Over the past few years, it seems like a troubling, synthetic trend is seeping back into popular music. It is hard to say whether that is a legitimate theory or my technophobia run wild or merely the craggy cynicism of someone growing older. But it feels like music’s blood is running thin, diluted by Auto-Tune and other computational heresies.
I expected something similarly anemic from Air Review’s second album, Low Wishes, which will be released January 29, but discovered something more challenging to decipher. The premeditated, electronic meddling is there, but so also are several moments of lyrical mastery and even a few bars of melody that held my attention.
First, Low Wishes is much more organic overall than you would think. The earthy resonance of banjo and piano is mingled with programmable beats. There is a very delicate stacking of elements synthesized and real. The exactness of this science would be impressive if it did not sound so wearyingly sanitary. The words are eked out at a high, reedy distance, at times so taciturn you would swear you were sharing a room with an intercom. It is music perpetually held at arm’s length.
The prevailing theme of Low Wishes is the reality of growing older while struggling to realize a corresponding maturity. Singer Doug Hale laments that wisdom and character do not necessarily accompany age. In this way, the album preaches a relatable pathos whose sound has much in common with the indie, suburban anthems we now claim as rally cries. For sure, white kids pump their fists for their own particular reasons. But Air Review keeps from sailing over this cliff of melodrama by sticking to a sober maturity. As they confess on the title track, “I’ve got no wishes now that I am old.”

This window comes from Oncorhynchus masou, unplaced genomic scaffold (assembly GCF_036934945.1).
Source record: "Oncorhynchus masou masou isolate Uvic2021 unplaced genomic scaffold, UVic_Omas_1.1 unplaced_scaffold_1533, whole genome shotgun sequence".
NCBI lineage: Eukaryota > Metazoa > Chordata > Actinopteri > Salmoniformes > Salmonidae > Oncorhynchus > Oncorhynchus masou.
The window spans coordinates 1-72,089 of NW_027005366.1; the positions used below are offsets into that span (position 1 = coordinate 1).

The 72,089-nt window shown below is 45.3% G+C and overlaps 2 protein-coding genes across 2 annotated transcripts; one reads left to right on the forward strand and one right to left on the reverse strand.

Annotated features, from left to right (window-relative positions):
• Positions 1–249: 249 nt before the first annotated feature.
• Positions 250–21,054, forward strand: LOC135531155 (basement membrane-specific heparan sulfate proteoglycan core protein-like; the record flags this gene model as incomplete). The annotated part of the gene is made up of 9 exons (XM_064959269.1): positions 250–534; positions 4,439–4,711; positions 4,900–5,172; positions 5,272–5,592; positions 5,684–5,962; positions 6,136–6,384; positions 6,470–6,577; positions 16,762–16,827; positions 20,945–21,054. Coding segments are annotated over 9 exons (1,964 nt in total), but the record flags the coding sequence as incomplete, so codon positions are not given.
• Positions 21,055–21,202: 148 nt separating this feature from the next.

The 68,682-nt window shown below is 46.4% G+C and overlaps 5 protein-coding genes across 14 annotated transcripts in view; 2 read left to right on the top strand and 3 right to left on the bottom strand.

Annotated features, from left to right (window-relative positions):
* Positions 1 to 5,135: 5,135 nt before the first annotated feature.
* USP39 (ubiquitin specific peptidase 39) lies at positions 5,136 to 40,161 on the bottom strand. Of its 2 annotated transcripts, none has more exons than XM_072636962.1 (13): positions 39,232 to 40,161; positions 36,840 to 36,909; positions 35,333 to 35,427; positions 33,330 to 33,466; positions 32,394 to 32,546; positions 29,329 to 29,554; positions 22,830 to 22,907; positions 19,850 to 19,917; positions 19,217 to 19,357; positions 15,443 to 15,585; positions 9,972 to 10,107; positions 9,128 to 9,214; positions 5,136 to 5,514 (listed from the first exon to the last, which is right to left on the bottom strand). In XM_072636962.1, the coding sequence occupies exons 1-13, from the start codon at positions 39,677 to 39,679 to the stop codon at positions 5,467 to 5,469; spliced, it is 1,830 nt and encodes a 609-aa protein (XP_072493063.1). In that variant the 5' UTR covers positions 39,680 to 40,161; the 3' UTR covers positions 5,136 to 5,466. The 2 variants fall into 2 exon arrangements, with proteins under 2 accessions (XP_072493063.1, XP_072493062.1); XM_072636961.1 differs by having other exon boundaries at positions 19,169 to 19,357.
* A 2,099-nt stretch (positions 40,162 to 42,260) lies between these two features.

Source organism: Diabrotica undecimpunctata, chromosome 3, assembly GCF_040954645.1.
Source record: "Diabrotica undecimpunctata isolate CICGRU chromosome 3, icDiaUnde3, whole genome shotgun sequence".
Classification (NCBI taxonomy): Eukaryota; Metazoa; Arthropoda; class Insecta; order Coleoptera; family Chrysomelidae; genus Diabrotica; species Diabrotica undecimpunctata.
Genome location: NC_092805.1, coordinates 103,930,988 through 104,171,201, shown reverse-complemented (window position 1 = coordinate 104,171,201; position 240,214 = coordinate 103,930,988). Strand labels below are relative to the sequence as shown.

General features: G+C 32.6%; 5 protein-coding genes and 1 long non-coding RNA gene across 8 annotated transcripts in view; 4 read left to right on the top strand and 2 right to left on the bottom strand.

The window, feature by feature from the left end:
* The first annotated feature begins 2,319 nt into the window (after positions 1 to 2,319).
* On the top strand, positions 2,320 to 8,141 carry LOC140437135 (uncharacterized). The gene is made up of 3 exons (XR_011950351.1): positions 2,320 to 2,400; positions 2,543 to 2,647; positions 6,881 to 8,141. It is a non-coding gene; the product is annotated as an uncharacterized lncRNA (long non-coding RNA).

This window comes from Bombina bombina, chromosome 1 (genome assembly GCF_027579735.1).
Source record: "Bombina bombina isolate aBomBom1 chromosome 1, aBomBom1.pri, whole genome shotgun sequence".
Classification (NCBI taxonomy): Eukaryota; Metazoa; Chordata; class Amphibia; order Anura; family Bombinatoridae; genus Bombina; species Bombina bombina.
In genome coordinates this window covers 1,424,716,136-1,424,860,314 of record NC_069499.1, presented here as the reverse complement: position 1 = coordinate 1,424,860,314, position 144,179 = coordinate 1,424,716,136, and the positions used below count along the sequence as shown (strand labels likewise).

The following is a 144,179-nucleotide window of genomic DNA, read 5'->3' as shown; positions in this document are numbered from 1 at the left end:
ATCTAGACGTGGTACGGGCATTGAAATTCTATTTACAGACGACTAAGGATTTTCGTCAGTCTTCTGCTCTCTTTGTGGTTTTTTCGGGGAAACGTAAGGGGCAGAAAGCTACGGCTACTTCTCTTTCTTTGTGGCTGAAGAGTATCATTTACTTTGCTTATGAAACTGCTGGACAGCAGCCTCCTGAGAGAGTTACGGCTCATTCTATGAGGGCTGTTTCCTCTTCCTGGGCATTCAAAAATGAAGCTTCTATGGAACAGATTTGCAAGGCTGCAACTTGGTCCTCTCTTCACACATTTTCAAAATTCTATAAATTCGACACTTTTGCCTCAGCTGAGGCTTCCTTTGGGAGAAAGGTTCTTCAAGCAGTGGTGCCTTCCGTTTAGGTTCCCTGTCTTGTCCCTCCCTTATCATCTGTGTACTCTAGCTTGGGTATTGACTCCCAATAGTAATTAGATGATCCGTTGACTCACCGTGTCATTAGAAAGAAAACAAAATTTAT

Other standout tracks include “America’s Son,” where our heritage of self-obsession is given a clever examination, and “Waiting Lessons,” which evokes a longing for the Promised Land in the vein of Southern Spirituals. But these are belied by the more canned moments of Low Wishes, where the faintheartedness of the compositions drown out otherwise earnest ideas.
In the end, I can see Low Wishes being embraced. I have to live with the uncomfortable possibility that this is what the general public likes to hear. I have no doubt that Air Review’s music is charming enough to deserve the warm reception. If nothing else, Low Wishes is consistent in its aesthetic of being frustratingly pleasant, even if that aesthetic often feels like being hit in the face with a wet, Brawny towel.
My main contention is that Air Review has chosen a medium for their message that lacks concreteness. The band has been clear that they wanted to find a voice with Low Wishes distinct from their debut, brit-pop influenced debut. But there is a fine line between nuance and tip-toeing. Where Air Review has gone for the soft-sell, they have simply gone too soft. The musical and lyrical themes of Low Wishes are solid, even admirable, but they need a healthy dose of iron.